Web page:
I also found the quotes from Nick Cave on Leonard very moving. In the mid-eighties I produced a Nick Cave spoken word reading at the Lhasa Club in Hollywood and we talked about Leonard Cohen around settlement. We were all in same frame game together. The impact an early Cohen LP had on him four decades ago was immense.

Q: You wrote that “this book is neither definitive nor encyclopedic.” How did you decide which content made it into Everybody Knows and which didn’t make the cut?A: Many of the choices were influenced by the supportive working relationship that developed among myself,  publisher Colin Webb, and UK editor  James Hodgson.  After I put together a formal proposal with areas of interest and interview subjects, we had many discussions. Both Colin and James were easy to work with. They were pleased to see names that had never been in a Cohen book and often emailed me about getting a photo to accompany a given quote or section of text. Sometime a photo would trigger a text to be written or a pull quote or a sidebar I would want inserted. Or they would ask if I was interviewing someone and I’d respond, ‘just ran tape on them.’

I also made the musicians a top priority way over the women or lovers in Leonard’s life, none of whom I even spoke to. It wasn’t that sort of biographical examination. If organically something is revealed, fine. But on this Cohen book I felt Leonard’s creative life needed to be re-defined partially by my own hand-picked west coast team of friends and musical associates as well as worldwide interview quotes I gathered to inform the text and enhance the visuals. “This is not your father’s Oldsmobile.”

After my brother Kenneth, my regional editor, reviewed the initial large sections, he made some first look observations, namely that my manuscript had to be condensed from 100,000 words to 60,000. That was a stressful and exhausting process for me. You edit alone.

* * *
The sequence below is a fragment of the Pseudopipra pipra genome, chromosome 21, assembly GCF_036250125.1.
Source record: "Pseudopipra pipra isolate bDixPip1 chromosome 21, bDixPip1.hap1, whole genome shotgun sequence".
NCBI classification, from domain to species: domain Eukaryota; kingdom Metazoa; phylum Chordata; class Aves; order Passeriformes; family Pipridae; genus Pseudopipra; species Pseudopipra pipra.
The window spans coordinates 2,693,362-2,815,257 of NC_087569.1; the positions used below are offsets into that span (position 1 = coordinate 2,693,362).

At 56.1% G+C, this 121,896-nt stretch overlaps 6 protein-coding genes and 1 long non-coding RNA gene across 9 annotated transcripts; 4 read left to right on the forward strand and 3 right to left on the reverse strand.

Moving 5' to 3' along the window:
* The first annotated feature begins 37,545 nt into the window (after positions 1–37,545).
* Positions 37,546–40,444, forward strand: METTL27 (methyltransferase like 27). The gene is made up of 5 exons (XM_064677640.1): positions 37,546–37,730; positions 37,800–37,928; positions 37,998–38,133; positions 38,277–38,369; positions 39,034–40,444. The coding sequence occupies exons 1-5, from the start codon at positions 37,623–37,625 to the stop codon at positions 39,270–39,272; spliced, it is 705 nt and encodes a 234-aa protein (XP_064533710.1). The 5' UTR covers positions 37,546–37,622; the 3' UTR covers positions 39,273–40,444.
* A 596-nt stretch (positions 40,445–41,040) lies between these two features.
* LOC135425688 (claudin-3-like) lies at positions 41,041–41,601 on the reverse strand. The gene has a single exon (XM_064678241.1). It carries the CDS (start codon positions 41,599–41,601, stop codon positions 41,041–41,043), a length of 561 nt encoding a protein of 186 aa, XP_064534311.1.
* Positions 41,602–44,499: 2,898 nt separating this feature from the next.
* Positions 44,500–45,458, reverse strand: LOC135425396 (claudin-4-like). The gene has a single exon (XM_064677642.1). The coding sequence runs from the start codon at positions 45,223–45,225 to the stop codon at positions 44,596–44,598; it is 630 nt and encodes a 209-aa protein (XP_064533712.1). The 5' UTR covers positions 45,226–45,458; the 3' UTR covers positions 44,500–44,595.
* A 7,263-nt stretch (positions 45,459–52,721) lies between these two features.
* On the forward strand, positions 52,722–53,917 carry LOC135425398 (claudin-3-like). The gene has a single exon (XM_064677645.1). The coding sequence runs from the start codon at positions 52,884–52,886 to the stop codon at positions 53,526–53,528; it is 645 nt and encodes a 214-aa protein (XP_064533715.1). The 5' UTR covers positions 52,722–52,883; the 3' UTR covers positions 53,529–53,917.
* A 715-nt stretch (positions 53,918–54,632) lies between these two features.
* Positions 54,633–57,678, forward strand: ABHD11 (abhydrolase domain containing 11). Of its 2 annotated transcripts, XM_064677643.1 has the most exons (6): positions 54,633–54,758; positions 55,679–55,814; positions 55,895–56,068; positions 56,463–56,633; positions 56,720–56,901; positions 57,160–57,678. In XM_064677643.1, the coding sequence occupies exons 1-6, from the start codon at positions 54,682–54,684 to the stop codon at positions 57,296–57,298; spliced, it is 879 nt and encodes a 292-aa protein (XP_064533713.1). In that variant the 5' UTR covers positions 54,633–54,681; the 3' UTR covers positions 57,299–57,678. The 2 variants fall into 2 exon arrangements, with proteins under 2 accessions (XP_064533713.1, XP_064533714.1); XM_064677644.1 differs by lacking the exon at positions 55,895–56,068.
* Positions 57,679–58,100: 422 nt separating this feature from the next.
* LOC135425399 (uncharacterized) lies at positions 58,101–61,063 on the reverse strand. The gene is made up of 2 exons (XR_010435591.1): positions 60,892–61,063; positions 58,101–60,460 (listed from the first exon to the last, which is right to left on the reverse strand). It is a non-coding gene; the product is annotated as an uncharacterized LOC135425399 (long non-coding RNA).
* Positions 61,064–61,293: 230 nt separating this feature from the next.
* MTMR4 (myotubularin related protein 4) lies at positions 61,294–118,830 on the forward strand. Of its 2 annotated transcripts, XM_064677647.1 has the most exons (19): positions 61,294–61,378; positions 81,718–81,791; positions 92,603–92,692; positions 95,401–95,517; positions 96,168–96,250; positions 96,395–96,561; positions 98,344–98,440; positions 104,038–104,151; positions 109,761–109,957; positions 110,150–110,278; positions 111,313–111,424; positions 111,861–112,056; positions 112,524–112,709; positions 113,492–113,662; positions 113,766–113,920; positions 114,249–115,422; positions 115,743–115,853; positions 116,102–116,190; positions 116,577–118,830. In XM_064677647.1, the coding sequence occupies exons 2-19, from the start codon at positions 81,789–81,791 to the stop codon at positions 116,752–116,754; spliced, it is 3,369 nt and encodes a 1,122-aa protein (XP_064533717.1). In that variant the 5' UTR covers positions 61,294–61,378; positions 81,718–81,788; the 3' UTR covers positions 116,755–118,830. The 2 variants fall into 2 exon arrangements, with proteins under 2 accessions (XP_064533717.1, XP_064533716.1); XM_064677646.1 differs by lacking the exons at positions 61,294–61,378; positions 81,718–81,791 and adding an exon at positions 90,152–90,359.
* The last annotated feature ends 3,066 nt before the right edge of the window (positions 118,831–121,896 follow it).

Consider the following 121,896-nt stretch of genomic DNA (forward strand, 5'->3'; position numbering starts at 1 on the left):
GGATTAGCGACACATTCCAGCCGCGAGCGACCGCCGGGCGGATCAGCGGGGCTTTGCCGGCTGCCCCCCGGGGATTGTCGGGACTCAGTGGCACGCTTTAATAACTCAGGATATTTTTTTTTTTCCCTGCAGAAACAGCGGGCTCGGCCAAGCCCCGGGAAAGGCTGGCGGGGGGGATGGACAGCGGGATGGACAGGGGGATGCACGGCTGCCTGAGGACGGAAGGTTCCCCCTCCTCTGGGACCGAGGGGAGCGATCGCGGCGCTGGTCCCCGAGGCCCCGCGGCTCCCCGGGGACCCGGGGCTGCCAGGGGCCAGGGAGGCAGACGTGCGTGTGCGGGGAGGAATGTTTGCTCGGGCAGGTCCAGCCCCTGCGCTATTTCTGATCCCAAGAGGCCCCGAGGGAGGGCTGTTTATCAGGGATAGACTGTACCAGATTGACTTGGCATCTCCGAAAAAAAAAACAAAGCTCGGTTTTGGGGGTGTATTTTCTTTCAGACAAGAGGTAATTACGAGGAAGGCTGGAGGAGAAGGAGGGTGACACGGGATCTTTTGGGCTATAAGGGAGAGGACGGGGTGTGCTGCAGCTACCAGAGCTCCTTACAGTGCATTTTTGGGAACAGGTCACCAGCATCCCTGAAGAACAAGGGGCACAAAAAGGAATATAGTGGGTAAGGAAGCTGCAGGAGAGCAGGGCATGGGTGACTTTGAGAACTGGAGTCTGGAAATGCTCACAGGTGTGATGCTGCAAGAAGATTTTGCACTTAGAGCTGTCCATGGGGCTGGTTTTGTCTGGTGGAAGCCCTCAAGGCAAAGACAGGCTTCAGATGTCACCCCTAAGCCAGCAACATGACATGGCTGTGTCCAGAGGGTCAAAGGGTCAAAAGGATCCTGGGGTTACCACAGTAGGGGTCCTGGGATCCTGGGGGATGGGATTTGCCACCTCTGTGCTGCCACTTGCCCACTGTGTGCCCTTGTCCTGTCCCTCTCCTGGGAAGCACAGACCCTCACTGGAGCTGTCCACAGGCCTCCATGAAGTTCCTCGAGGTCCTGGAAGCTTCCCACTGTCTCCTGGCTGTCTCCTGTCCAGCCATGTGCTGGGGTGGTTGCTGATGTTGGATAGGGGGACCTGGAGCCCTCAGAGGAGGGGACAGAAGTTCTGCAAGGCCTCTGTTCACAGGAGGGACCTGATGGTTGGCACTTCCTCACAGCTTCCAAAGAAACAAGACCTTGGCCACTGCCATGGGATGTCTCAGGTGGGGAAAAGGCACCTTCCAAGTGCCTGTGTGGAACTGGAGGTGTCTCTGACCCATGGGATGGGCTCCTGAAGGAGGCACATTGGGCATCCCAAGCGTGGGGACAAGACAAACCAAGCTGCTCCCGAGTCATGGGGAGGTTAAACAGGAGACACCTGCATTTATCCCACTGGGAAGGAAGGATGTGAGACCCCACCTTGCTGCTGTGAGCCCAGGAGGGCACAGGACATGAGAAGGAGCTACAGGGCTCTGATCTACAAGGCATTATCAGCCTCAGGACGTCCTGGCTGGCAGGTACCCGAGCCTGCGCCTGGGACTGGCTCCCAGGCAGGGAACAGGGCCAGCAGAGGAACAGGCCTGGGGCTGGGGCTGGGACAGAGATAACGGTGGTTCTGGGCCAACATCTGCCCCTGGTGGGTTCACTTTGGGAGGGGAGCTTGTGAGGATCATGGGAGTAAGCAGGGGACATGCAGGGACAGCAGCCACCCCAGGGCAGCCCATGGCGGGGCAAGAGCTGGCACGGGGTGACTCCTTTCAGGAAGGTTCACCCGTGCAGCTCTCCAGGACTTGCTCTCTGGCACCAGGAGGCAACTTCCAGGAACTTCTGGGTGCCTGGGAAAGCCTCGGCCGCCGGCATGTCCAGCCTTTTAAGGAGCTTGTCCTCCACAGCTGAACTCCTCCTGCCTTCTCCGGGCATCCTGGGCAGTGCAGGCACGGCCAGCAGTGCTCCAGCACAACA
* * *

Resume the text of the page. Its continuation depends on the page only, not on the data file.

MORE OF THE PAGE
Authors, including Andrew Loog Oldham, gave me some important interior editing tips. Poets and writers Harry E. Northup and Jimm Cushing provided especially helpful feedback, reinforcing that the new data and photos were as potent as I hoped.

I wouldn’t have bled for this book if its pages didn’t contain extraordinary, important insights and observations.

Any major Leonard Cohen project demands certain essential voices and interview subjects. There are, as well, specific subjects and a biographical chronology the reader has to know. That being acknowledged, it was my responsibility to incorporate these obligatory elements with new material to create a portrait of the man from a unique perspective.

There is a bit of redundancy, such as citations and quotes from other publications, but as UCLA basketball coach John R. Wooden once explained to me, life, like hoops, is a game of repetition – as long as it moves the ball to the basket it’s OK.

View the rest of the interview HERE!

Listen: Cary Ginell on Inside Art

Cary Ginell spent a half-hour with Dave Drexler on “Inside Art” on KSDS in San Diego talking about The Evolution of Mann. Cary never lets us down with his great interviews. Give it a listen!

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>>LISTEN HERE<<